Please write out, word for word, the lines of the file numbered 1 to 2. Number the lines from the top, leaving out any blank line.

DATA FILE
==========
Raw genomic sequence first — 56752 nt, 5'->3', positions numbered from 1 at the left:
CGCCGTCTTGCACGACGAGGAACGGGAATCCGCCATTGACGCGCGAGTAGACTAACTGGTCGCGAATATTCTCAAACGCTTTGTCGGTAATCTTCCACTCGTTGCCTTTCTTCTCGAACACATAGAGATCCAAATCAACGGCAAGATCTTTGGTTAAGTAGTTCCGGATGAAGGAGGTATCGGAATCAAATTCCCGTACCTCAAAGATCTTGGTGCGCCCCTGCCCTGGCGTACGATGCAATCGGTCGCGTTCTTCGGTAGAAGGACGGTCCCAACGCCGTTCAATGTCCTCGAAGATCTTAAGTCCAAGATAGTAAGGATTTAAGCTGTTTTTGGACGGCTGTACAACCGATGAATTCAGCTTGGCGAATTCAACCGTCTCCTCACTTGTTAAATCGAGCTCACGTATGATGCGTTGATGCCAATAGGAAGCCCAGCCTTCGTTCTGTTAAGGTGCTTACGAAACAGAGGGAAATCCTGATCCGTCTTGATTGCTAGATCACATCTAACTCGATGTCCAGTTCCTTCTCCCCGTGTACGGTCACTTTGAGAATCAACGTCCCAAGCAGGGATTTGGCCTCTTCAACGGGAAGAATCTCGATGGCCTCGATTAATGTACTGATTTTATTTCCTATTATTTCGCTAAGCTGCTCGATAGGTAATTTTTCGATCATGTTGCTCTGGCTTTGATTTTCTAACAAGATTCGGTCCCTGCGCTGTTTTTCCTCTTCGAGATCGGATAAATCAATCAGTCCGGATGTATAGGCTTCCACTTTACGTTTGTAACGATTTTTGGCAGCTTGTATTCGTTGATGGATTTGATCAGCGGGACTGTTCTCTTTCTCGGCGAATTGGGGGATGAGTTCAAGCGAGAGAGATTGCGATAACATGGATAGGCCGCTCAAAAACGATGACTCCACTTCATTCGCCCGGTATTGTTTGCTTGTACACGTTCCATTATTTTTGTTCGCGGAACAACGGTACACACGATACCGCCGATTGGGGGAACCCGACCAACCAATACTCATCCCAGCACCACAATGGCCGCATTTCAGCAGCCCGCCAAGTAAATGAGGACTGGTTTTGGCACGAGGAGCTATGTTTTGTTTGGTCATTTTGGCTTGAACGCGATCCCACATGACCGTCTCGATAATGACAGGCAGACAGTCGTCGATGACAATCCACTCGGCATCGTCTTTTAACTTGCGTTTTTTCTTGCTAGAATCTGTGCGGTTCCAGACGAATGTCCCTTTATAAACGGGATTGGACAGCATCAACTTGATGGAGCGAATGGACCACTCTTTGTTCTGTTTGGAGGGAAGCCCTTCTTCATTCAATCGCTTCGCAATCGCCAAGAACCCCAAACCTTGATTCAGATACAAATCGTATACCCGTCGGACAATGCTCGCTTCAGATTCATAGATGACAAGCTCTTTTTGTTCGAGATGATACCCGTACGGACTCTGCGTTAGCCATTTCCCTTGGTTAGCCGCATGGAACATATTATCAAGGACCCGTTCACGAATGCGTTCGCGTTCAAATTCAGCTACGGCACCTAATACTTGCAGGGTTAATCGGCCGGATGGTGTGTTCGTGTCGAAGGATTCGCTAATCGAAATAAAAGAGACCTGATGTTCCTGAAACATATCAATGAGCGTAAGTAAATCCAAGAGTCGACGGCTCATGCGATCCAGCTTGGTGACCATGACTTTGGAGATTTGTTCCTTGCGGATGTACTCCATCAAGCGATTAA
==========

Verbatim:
Raw genomic sequence first — 56752 nt, 5'->3', positions numbered from 1 at the left:
CGCCGTCTTGCACGACGAGGAACGGGAATCCGCCATTGACGCGCGAGTAGACTAACTGGTCGCGAATATTCTCAAACGCTTTGTCGGTAATCTTCCACTCGTTGCCTTTCTTCTCGAACACATAGAGATCCAAATCAACGGCAAGATCTTTGGTTAAGTAGTTCCGGATGAAGGAGGTATCGGAATCAAATTCCCGTACCTCAAAGATCTTGGTGCGCCCCTGCCCTGGCGTACGATGCAATCGGTCGCGTTCTTCGGTAGAAGGACGGTCCCAACGCCGTTCAATGTCCTCGAAGATCTTAAGTCCAAGATAGTAAGGATTTAAGCTGTTTTTGGACGGCTGTACAACCGATGAATTCAGCTTGGCGAATTCAACCGTCTCCTCACTTGTTAAATCGAGCTCACGTATGATGCGTTGATGCCAATAGGAAGCCCAGCCTTCGTTCTGTTAAGGTGCTTACGAAACAGAGGGAAATCCTGATCCGTCTTGATTGCTAGATCACATCTAACTCGATGTCCAGTTCCTTCTCCCCGTGTACGGTCACTTTGAGAATCAACGTCCCAAGCAGGGATTTGGCCTCTTCAACGGGAAGAATCTCGATGGCCTCGATTAATGTACTGATTTTATTTCCTATTATTTCGCTAAGCTGCTCGATAGGTAATTTTTCGATCATGTTGCTCTGGCTTTGATTTTCTAACAAGATTCGGTCCCTGCGCTGTTTTTCCTCTTCGAGATCGGATAAATCAATCAGTCCGGATGTATAGGCTTCCACTTTACGTTTGTAACGATTTTTGGCAGCTTGTATTCGTTGATGGATTTGATCAGCGGGACTGTTCTCTTTCTCGGCGAATTGGGGGATGAGTTCAAGCGAGAGAGATTGCGATAACATGGATAGGCCGCTCAAAAACGATGACTCCACTTCATTCGCCCGGTATTGTTTGCTTGTACACGTTCCATTATTTTTGTTCGCGGAACAACGGTACACACGATACCGCCGATTGGGGGAACCCGACCAACCAATACTCATCCCAGCACCACAATGGCCGCATTTCAGCAGCCCGCCAAGTAAATGAGGACTGGTTTTGGCACGAGGAGCTATGTTTTGTTTGGTCATTTTGGCTTGAACGCGATCCCACATGACCGTCTCGATAATGACAGGCAGACAGTCGTCGATGACAATCCACTCGGCATCGTCTTTTAACTTGCGTTTTTTCTTGCTAGAATCTGTGCGGTTCCAGACGAATGTCCCTTTATAAACGGGATTGGACAGCATCAACTTGATGGAGCGAATGGACCACTCTTTGTTCTGTTTGGAGGGAAGCCCTTCTTCATTCAATCGCTTCGCAATCGCCAAGAACCCCAAACCTTGATTCAGATACAAATCGTATACCCGTCGGACAATGCTCGCTTCAGATTCATAGATGACAAGCTCTTTTTGTTCGAGATGATACCCGTACGGACTCTGCGTTAGCCATTTCCCTTGGTTAGCCGCATGGAACATATTATCAAGGACCCGTTCACGAATGCGTTCGCGTTCAAATTCAGCTACGGCACCTAATACTTGCAGGGTTAATCGGCCGGATGGTGTGTTCGTGTCGAAGGATTCGCTAATCGAAATAAAAGAGACCTGATGTTCCTGAAACATATCAATGAGCGTAAGTAAATCCAAGAGTCGACGGCTCATGCGATCCAGCTTGGTGACCATGACTTTGGAGATTTGTTCCTTGCGGATGTACTCCATCAAGCGATTAA